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Chylous ascites associated with abdominal trauma and intestinal resection-anastomosis in a pet ferret (Mustela putorius furo)

Lucile ChassangDepartment of Veterinary Clinical Sciences, Faculty of Veterinary Medicine, University of Montréal, St-Hyacinthe, QC J2S 7C6, Canada.

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Isabelle LangloisDepartment of Veterinary Clinical Sciences, Faculty of Veterinary Medicine, University of Montréal, St-Hyacinthe, QC J2S 7C6, Canada.

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Pauline LoosDepartment of Veterinary Clinical Sciences, Faculty of Veterinary Medicine, University of Montréal, St-Hyacinthe, QC J2S 7C6, Canada.

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Mila FreireDepartment of Veterinary Clinical Sciences, Faculty of Veterinary Medicine, University of Montréal, St-Hyacinthe, QC J2S 7C6, Canada.

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Elizabeth O'TooleDepartment of Veterinary Clinical Sciences, Faculty of Veterinary Medicine, University of Montréal, St-Hyacinthe, QC J2S 7C6, Canada.

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Abstract

CASE DESCRIPTION A 10-week-old 0.73-kg (1.6-lb) castrated male domestic ferret (Mustela putorius furo) was referred for exploratory laparotomy because of pneumoperitoneum and possible septic peritonitis after being bitten by the owner's dog.

CLINICAL FINDINGS Abdominal exploration revealed a large laceration of the duodenum, tears of the jejunal mesentery, and 2 small tears in the abdominal wall. Chylous abdominal effusion developed 48 hours after surgery.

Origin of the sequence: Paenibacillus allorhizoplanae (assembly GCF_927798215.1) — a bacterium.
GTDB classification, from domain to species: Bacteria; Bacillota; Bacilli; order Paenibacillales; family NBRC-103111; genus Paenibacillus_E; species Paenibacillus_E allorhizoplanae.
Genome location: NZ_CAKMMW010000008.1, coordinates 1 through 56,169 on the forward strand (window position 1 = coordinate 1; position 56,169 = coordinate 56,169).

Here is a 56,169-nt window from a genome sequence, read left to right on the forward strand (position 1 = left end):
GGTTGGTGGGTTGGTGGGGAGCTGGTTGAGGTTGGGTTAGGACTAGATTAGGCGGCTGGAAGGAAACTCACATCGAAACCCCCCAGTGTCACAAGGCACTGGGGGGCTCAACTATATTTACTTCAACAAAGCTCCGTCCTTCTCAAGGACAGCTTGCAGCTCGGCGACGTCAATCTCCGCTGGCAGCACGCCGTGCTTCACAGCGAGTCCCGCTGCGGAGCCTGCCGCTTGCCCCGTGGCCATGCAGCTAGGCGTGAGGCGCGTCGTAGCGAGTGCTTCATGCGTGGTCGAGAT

TREATMENT AND OUTCOME Postoperative care included supportive treatment, analgesia, and antimicrobials. An abdominal drain was placed during the laparotomy and enabled monitoring of abdominal fluid production. Enteral feeding was provided through an esophagostomy tube. The chylous fluid production rapidly decreased after treatment with octreotide was initiated, and the ferret improved. Chyloabdomen resolved after 8 days of hospitalization and medical treatment.

CLINICAL RELEVANCE Findings suggested that chylous ascites can potentially develop secondary to blunt abdominal trauma in ferrets. In this ferret, chyloabdomen was successfully treated with octreotide administration and abdominal drainage.

Abstract

CASE DESCRIPTION A 10-week-old 0.73-kg (1.6-lb) castrated male domestic ferret (Mustela putorius furo) was referred for exploratory laparotomy because of pneumoperitoneum and possible septic peritonitis after being bitten by the owner's dog.

CLINICAL FINDINGS Abdominal exploration revealed a large laceration of the duodenum, tears of the jejunal mesentery, and 2 small tears in the abdominal wall. Chylous abdominal effusion developed 48 hours after surgery.

TREATMENT AND OUTCOME Postoperative care included supportive treatment, analgesia, and antimicrobials. An abdominal drain was placed during the laparotomy and enabled monitoring of abdominal fluid production. Enteral feeding was provided through an esophagostomy tube. The chylous fluid production rapidly decreased after treatment with octreotide was initiated, and the ferret improved. Chyloabdomen resolved after 8 days of hospitalization and medical treatment.

CLINICAL RELEVANCE Findings suggested that chylous ascites can potentially develop secondary to blunt abdominal trauma in ferrets. In this ferret, chyloabdomen was successfully treated with octreotide administration and abdominal drainage.

Contributor Notes

Dr. Chassang's present address is Exotics Department, Centre Hospitalier Vétérinaire Frégis, 94110 Arcueil, France.

Dr. Loos’ present address is Department of Infectious and Parasite Diseases, Veterinary Vaccinology, University of Liège, 4000 Liège, Belgium.

Address correspondence to Dr. Langlois (isabelle.langlois@umontreal.ca).